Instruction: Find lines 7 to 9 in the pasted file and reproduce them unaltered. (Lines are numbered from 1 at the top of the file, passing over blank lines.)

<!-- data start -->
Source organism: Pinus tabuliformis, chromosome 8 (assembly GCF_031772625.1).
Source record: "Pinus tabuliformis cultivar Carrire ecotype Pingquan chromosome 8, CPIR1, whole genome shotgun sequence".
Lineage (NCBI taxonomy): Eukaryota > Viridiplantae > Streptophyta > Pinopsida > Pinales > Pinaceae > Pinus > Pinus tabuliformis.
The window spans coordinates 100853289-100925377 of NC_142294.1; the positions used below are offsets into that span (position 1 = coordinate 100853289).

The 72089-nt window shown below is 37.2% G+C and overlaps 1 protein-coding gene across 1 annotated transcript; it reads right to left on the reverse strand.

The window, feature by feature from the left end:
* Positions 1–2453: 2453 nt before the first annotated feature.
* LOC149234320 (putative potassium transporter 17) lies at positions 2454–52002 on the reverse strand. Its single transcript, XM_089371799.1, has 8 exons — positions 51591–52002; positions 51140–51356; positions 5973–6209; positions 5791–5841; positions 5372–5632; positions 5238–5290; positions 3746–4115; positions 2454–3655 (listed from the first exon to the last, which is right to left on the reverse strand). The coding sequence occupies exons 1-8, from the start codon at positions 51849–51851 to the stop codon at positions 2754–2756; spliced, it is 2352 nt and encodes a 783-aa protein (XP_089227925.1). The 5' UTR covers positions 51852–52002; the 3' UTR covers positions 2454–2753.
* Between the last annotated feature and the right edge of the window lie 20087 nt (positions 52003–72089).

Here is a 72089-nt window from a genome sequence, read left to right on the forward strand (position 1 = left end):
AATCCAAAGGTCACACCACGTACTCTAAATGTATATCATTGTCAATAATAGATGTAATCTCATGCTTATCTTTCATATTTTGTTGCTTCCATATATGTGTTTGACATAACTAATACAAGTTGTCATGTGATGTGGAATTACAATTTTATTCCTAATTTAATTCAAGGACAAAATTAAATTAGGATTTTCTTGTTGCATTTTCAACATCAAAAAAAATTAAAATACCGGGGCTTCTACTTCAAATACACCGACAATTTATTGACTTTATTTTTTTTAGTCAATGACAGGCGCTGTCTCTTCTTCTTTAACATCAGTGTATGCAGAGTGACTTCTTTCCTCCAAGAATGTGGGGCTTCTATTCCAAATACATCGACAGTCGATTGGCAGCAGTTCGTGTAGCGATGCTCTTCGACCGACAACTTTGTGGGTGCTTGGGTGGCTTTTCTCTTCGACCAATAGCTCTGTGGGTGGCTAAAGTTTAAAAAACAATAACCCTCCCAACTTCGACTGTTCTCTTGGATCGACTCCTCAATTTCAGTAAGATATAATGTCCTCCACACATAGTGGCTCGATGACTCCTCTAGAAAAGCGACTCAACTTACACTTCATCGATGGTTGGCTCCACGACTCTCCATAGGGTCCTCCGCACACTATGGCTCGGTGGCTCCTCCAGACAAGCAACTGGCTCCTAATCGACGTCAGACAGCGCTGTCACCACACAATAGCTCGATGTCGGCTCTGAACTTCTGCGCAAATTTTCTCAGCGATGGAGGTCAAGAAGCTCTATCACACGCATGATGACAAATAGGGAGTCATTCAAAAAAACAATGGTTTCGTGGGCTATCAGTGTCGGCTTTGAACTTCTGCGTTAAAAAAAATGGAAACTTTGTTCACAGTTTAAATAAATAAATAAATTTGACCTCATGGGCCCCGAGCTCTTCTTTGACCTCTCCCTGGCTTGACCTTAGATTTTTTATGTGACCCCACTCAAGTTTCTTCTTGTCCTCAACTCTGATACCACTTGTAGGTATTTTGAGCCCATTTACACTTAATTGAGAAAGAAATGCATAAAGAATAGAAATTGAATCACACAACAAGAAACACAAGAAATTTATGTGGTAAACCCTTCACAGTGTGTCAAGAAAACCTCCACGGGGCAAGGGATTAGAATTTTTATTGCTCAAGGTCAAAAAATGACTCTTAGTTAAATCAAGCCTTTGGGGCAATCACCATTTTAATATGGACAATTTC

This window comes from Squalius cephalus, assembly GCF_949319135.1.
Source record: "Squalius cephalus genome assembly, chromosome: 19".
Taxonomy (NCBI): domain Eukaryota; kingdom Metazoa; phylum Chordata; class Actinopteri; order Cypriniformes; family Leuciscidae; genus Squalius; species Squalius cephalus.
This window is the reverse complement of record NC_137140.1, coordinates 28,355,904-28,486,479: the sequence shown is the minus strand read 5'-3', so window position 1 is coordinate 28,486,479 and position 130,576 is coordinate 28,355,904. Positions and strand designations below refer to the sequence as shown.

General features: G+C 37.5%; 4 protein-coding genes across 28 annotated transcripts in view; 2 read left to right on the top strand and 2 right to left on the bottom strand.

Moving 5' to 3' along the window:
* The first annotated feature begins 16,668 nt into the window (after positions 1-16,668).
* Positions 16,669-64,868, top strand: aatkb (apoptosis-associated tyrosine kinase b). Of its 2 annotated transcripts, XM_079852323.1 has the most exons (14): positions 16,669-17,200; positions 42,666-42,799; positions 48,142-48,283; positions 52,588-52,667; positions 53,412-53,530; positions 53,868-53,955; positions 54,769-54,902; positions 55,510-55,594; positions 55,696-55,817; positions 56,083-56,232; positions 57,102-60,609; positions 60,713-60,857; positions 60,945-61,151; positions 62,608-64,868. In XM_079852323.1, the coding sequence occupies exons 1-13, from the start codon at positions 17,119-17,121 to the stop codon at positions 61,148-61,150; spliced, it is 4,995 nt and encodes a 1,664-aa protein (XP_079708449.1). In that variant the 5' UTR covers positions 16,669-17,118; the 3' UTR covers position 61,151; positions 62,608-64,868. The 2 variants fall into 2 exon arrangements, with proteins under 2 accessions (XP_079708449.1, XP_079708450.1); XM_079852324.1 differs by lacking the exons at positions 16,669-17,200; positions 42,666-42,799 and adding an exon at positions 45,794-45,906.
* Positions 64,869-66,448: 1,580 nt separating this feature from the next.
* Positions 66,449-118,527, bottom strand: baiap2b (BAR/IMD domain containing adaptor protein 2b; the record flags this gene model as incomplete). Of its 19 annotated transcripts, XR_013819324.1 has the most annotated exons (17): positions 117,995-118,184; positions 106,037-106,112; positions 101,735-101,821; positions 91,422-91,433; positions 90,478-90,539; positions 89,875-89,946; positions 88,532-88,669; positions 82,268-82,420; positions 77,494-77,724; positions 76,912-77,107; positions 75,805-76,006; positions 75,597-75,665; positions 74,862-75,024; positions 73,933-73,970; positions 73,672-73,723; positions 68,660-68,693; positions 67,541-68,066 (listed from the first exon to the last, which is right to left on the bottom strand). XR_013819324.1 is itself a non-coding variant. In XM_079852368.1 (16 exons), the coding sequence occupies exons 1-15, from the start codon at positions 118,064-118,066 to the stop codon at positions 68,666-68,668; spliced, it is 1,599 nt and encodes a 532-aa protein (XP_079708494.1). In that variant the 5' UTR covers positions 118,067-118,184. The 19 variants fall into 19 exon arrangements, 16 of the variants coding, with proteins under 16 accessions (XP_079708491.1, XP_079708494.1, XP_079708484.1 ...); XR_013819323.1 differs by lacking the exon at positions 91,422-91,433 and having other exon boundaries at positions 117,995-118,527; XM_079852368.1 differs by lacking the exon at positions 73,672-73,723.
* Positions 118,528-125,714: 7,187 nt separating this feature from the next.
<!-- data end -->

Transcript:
* Positions 1–2453: 2453 nt before the first annotated feature.
* LOC149234320 (putative potassium transporter 17) lies at positions 2454–52002 on the reverse strand. Its single transcript, XM_089371799.1, has 8 exons — positions 51591–52002; positions 51140–51356; positions 5973–6209; positions 5791–5841; positions 5372–5632; positions 5238–5290; positions 3746–4115; positions 2454–3655 (listed from the first exon to the last, which is right to left on the reverse strand). The coding sequence occupies exons 1-8, from the start codon at positions 51849–51851 to the stop codon at positions 2754–2756; spliced, it is 2352 nt and encodes a 783-aa protein (XP_089227925.1). The 5' UTR covers positions 51852–52002; the 3' UTR covers positions 2454–2753.
* Between the last annotated feature and the right edge of the window lie 20087 nt (positions 52003–72089).